Monday, December 20, 2010

The Pedophile’s Guide author arrested for obscenity

| »
‘The Pedophile’s Guide To Love & Pleasure: A Child-Lover’s Code Of Conduct’

Last November, the Internet suddenly boiled with the news that was selling a book titled The Pedophile’s Guide To Love & Pleasure: A Child-Lover’s Code Of Conduct, which was described as a manual purportedly informing pedophiles how to engage in sexual relations with children in a harmless manner. (Again, that’s from the book’s own back-cover description, not mine.) The outcry was as sharp as you’d expect, and before long, Amazon removed the offending book from its listings.

Now, it may be no secret that I don’t consider pedophilia, in itself, to be morally wrong, no more than any other sexuality, no matter how “deviant” society may perceive it as. (It’s the act of molesting children that’s morally wrong, and neither is it inherent to pedophilia, nor are all child molesters pedophiles. Hence my pet peeve with people continually lumping pedophiles and child molesters in the same group; don’t.) However, this being a self-proclaimed guide to consummating sexual relations with children, it had an undeniably high potential for use in harmful acts, and therefore had no place on; thus, and I fully support its removal.

[Update: As mentioned in the comments, I’ve changed my mind and now assert that though it’s certainly Amazon’s right to remove whatever item(s) they wish from their listings for whatever reason(s), doing so is still wrong on the basis that the book, itself, posed no threat to anyone for the simple reason that child molesters don’t need a ruddy guide in order to abuse children, and that decent people won’t be tempted to bugger minors simply because they read a book about it.]

What I most certainly don’t support, though, is its author, Phillip R. Greaves [pictured], being arrested merely for writing (or distributing) it. From The Huffington Post:

Phillip R. Greaves, author of ‘The Pedophile’s Guide’
Phillip R. Greaves

Now, the book's author, Phillip R. Greaves, has been arrested in Colorado for violating Florida state obscenity laws, reports Central Flordia News 13.

According to the Polk Country sheriff's office in Florida, Internet Crimes Division detectives contacted Greaves at his Colorado home and requested a copy of "The Pedophile's Guide to Love and Pleasure." Greaves allegedly sent a signed copy to the Polk County deputies.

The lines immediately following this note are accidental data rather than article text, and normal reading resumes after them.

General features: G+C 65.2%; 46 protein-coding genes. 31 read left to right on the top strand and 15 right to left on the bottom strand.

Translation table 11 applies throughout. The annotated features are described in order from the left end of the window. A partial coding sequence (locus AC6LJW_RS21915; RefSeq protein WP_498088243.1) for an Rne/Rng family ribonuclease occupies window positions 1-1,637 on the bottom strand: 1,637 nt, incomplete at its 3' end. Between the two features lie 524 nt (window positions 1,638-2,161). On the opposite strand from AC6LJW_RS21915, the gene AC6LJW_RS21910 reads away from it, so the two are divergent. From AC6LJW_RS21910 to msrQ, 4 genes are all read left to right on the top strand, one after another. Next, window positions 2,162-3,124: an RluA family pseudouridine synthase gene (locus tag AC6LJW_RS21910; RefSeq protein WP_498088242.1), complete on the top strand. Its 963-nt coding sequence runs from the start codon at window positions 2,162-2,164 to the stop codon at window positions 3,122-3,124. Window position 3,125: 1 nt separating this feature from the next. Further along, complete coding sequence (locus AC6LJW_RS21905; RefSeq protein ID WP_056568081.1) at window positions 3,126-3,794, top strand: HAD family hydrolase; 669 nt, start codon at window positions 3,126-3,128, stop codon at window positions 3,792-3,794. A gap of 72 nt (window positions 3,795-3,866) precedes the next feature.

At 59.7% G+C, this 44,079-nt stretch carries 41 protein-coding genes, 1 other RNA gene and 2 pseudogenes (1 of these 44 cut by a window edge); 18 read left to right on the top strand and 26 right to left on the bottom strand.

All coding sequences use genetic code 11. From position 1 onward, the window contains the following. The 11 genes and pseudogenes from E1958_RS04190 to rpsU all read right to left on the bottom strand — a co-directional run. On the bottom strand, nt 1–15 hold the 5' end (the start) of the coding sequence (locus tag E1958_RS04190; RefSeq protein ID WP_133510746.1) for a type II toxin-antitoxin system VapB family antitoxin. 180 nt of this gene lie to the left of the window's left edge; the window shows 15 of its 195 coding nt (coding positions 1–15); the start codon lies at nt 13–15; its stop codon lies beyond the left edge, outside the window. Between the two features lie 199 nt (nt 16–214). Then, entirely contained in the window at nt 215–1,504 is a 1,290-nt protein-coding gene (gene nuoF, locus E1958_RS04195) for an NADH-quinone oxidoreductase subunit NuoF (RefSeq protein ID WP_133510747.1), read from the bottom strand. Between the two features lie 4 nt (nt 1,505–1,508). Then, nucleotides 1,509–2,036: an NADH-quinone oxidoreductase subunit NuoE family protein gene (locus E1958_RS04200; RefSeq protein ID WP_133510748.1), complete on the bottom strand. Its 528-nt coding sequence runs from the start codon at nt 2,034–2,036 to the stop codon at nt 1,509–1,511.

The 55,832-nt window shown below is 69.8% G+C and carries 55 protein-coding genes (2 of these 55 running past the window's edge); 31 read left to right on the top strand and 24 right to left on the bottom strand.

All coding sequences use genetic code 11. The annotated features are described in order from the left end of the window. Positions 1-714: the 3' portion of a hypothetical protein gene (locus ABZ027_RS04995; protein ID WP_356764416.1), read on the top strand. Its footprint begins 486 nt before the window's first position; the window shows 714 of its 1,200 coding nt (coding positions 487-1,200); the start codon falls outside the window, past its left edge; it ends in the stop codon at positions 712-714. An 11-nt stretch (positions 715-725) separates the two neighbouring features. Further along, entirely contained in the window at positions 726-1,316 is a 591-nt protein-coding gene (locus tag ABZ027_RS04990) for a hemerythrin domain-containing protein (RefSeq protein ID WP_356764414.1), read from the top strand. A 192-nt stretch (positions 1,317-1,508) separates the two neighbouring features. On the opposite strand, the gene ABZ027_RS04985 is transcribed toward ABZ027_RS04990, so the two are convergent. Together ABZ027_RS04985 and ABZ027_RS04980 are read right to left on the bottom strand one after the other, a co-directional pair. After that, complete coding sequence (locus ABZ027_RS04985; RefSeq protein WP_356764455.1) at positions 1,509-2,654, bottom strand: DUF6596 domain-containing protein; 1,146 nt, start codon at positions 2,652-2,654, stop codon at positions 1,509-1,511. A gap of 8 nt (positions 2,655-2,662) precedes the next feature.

The transaction led to Greaves's arrest on December 20, writes CFNews13.

Greaves faces third-degree felony charges for "distribution of obscene material depicting minors engaged in conduct harmful to minors," according to the Orlando Sentinel.

This is nothing more than a plain affront to freedom of expression. Regardless of what one might think of the book and the man who wrote it, he nonetheless did nothing (morally) wrong in penning, publishing or selling it. If he’d been arrested out of reasonable suspicion of committing child sexual abuse, that would be one thing, but to detain him simply because he wrote something that people don’t like is morally repugnant and is equal to any other form of censorship.

Obscenity laws are bullshit, serving only to suppress bold, critical or otherwise unorthodox speech and material because it might offend people’s precious sensibilities (much as it clearly has, here). Of course, if obscenity laws were to be enforced across the world, just about half of the Internet would instantly be wiped out (including this very blog, and it’s not as though this were a porn site or anything, either). At that’s just for starters. The fact that Greaves thinks it okay to have sex with children may be reprehensible (or more) to some, but that doesn’t give anyone the right to shut him up or throw him behind bars for it. Until or unless we have any credible evidence of actual (moral) wrongdoing in his case, he should be declared innocent and treated as such.

Edit: (12/22/10 5:40 PM) – Thanks – I guess – to Uzza for reminding me how it isn’t always clear, despite my best intentions, whether “wrongdoing” is intended to mean a morally or legally negative act. I’ve clarified that what Greaves did was not morally wrong, even if the law unfairly states that he should be locked up for it.